A team from the Lahore Grammar School (LGS) 55-Main Gulberg, popularly known as LGS Kabana, won the NASA-affiliated Space Settlement Design Competition held in the US.
The LGS students were part of a bigger team and worked with members from Britain and the US. A statement released on Tuesday on behalf of the school administrations read, “This year we are happy to announce the team representing LGS 55 Main, and Pakistan, was the strongest and along with their team mates from Britain and the US were adjudged the winners… The success marks a triumph for Pakistan, and particularly for women who rarely get an opportunity to excel in spheres involving science and advanced technology. It also demonstrates the potential of Pakistani youth, and offers hope at a time when the nation faces many crises.”
This is the first time a team from Pakistan has won the competition even though students from LGS and Aitchison College have participated in the contest before. The finals were held on August 2 at the Johnson Space Centre, Texas.
The members of the team included Fatima Jamal Khan, Mahsheed Aamer Iqbal, Minahil Raza, Rabeea Rathore, Saba Farooq, Sanniah Jabeen, Sanaa Nusrat, Maliha Faisal, Maryam Ali Khan, Rawail Naeem, Sara Afzal, Tehniyat Azam and Zahra Batool.
LGS has been winning the Asian region leg of the competition, held in India, for the past three years. During the regional leg for this year’s finals, contestants had to design ‘a safe and pleasant settlement’ providing for 2,500 people and 6,300 transits between Earth and Mars. Models were exhibited at the Asian Regional Space Settlement Design Competition held at Gurgaun, India, in January 2010. Out of 15 school teams from India and Pakistan, LGS Kabana and Amity International School, Saket, New Delhi India, comprising 24 students, were adjudged the best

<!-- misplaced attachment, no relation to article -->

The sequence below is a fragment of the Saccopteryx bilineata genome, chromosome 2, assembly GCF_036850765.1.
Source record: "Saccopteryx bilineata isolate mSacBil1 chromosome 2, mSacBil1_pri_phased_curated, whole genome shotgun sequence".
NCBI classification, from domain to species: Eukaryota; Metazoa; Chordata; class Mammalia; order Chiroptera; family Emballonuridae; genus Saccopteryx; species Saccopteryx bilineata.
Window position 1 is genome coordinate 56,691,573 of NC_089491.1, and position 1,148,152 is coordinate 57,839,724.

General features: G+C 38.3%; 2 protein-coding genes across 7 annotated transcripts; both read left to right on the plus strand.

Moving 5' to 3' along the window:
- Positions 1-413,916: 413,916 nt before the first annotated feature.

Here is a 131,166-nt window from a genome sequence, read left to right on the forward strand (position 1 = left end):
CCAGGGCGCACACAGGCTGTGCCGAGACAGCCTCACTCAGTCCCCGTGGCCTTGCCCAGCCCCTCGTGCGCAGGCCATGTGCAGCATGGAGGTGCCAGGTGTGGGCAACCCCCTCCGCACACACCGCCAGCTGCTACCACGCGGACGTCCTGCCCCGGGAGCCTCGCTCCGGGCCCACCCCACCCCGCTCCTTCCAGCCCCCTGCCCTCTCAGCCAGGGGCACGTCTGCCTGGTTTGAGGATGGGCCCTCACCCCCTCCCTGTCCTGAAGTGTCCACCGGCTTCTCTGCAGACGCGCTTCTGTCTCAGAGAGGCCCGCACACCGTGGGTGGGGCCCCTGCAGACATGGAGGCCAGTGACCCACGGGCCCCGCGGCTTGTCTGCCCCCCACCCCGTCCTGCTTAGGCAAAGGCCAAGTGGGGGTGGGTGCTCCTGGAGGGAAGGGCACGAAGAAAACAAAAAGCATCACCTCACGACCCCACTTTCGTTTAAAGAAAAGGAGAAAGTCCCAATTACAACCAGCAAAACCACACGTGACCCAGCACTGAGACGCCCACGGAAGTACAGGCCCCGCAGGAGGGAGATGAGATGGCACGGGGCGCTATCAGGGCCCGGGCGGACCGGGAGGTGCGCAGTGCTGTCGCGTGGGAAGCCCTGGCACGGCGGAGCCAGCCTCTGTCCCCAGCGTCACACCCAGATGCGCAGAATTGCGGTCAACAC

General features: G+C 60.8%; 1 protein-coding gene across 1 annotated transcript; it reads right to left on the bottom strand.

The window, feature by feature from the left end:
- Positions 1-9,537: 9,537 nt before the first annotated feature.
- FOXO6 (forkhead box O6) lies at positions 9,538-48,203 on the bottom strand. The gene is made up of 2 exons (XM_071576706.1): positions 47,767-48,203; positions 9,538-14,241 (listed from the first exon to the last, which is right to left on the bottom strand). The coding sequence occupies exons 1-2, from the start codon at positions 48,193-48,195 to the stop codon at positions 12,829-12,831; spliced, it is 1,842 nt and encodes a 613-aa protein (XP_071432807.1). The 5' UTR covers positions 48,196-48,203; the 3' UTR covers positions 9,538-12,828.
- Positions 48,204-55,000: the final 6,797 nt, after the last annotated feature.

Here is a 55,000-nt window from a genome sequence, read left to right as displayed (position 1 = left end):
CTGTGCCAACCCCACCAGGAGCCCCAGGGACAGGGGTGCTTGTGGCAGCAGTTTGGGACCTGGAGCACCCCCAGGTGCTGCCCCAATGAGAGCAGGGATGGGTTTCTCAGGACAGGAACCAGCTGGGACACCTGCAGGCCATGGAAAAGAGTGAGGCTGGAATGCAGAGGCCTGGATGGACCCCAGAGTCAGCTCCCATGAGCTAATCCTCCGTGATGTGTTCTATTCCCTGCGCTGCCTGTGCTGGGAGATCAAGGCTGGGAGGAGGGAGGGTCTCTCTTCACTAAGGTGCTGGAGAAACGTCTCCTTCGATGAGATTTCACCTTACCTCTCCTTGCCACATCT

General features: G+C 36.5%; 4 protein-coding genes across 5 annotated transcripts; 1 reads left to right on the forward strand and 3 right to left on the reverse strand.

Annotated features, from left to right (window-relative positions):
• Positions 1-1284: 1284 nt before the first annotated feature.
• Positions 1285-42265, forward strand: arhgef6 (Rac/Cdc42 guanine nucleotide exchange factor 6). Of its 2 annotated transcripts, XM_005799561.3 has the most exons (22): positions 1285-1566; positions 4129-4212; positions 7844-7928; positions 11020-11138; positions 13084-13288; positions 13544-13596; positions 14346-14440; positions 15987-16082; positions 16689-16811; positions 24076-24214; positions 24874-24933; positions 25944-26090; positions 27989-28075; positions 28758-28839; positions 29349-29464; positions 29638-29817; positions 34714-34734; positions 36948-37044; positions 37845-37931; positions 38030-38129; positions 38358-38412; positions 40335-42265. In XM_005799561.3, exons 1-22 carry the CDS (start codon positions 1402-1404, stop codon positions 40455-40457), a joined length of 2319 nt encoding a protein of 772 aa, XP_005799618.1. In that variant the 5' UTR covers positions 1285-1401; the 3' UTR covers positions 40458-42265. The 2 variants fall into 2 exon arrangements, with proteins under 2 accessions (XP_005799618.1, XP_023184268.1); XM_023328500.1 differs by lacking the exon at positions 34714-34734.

The project was set in 2055. Members in each team were assigned specific tasks related to structural engineering, operations and infrastructure. The settlement simulated conditions on earth, in terms of atmospheric composition, wind velocity, and precipitation patterns. They developed safety equipment for humans in low and zero-gravity areas and proposed training of future residents of Mars.
Twelve finalist teams from around the world were selected to compete with a new scenario in a live competition at NASA Johnson Space Centre in Houston, Texas, with real engineers sharing their knowledge and experience in both engineering and management.
The event at Houston pitches schools from around the world against each other and puts high school students in the shoes of the aerospace industry professionals.
This year Anita Gale, a very senior engineer from the Boeing’s Space Shuttle Division working in Houston and Jim Christensen from NASA REC were among the panel who judged the designs.
Each year the competition organisers from NASA and Boeing develop a new design concept with its own special requirements. Contesting teams work together to create a 40-page report that addresses the issues and communicates their ideas and designs. Student engineers demonstrate creativity, technical competence, management skills, environmental knowledge, space teamwork, and presentation techniques to solve the problems inherent in designing a colony in space.
A press release by the school also thanked the Punjab chief minsiter for supporting the trip, “[He] provided the financial backing, that made it possible.”
Published in The Express Tribune, August 4th, 2010.
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